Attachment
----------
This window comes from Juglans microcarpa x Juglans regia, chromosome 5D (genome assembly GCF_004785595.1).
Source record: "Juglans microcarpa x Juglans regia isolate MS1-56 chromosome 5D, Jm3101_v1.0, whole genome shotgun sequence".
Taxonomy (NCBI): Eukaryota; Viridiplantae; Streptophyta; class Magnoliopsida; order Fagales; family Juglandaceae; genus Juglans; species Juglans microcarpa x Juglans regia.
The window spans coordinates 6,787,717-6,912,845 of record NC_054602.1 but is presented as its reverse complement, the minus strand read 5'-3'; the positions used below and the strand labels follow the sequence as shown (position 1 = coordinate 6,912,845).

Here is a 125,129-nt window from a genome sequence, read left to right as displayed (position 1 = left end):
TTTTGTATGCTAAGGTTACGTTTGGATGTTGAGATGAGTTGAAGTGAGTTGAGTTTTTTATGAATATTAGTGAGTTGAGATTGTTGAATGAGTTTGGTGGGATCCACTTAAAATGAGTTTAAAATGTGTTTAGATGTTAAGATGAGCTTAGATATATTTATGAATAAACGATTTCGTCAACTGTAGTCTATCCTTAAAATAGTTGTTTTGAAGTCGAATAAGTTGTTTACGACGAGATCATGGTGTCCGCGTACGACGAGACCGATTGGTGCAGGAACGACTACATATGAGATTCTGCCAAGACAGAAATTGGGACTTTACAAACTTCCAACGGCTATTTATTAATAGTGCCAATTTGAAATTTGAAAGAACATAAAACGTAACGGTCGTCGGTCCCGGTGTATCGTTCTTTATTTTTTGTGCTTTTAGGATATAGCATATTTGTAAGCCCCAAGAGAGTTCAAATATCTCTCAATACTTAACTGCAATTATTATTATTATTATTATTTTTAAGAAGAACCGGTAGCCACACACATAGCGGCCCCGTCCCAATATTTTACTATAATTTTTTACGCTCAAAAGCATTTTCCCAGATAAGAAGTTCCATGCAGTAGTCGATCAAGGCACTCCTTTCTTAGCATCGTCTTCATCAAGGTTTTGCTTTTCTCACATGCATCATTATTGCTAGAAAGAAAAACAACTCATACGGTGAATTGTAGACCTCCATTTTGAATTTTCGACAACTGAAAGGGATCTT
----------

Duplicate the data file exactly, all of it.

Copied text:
This window comes from Juglans microcarpa x Juglans regia, chromosome 5D (genome assembly GCF_004785595.1).
Source record: "Juglans microcarpa x Juglans regia isolate MS1-56 chromosome 5D, Jm3101_v1.0, whole genome shotgun sequence".
Taxonomy (NCBI): Eukaryota; Viridiplantae; Streptophyta; class Magnoliopsida; order Fagales; family Juglandaceae; genus Juglans; species Juglans microcarpa x Juglans regia.
The window spans coordinates 6,787,717-6,912,845 of record NC_054602.1 but is presented as its reverse complement, the minus strand read 5'-3'; the positions used below and the strand labels follow the sequence as shown (position 1 = coordinate 6,912,845).

Here is a 125,129-nt window from a genome sequence, read left to right as displayed (position 1 = left end):
TTTTGTATGCTAAGGTTACGTTTGGATGTTGAGATGAGTTGAAGTGAGTTGAGTTTTTTATGAATATTAGTGAGTTGAGATTGTTGAATGAGTTTGGTGGGATCCACTTAAAATGAGTTTAAAATGTGTTTAGATGTTAAGATGAGCTTAGATATATTTATGAATAAACGATTTCGTCAACTGTAGTCTATCCTTAAAATAGTTGTTTTGAAGTCGAATAAGTTGTTTACGACGAGATCATGGTGTCCGCGTACGACGAGACCGATTGGTGCAGGAACGACTACATATGAGATTCTGCCAAGACAGAAATTGGGACTTTACAAACTTCCAACGGCTATTTATTAATAGTGCCAATTTGAAATTTGAAAGAACATAAAACGTAACGGTCGTCGGTCCCGGTGTATCGTTCTTTATTTTTTGTGCTTTTAGGATATAGCATATTTGTAAGCCCCAAGAGAGTTCAAATATCTCTCAATACTTAACTGCAATTATTATTATTATTATTATTTTTAAGAAGAACCGGTAGCCACACACATAGCGGCCCCGTCCCAATATTTTACTATAATTTTTTACGCTCAAAAGCATTTTCCCAGATAAGAAGTTCCATGCAGTAGTCGATCAAGGCACTCCTTTCTTAGCATCGTCTTCATCAAGGTTTTGCTTTTCTCACATGCATCATTATTGCTAGAAAGAAAAACAACTCATACGGTGAATTGTAGACCTCCATTTTGAATTTTCGACAACTGAAAGGGATCTT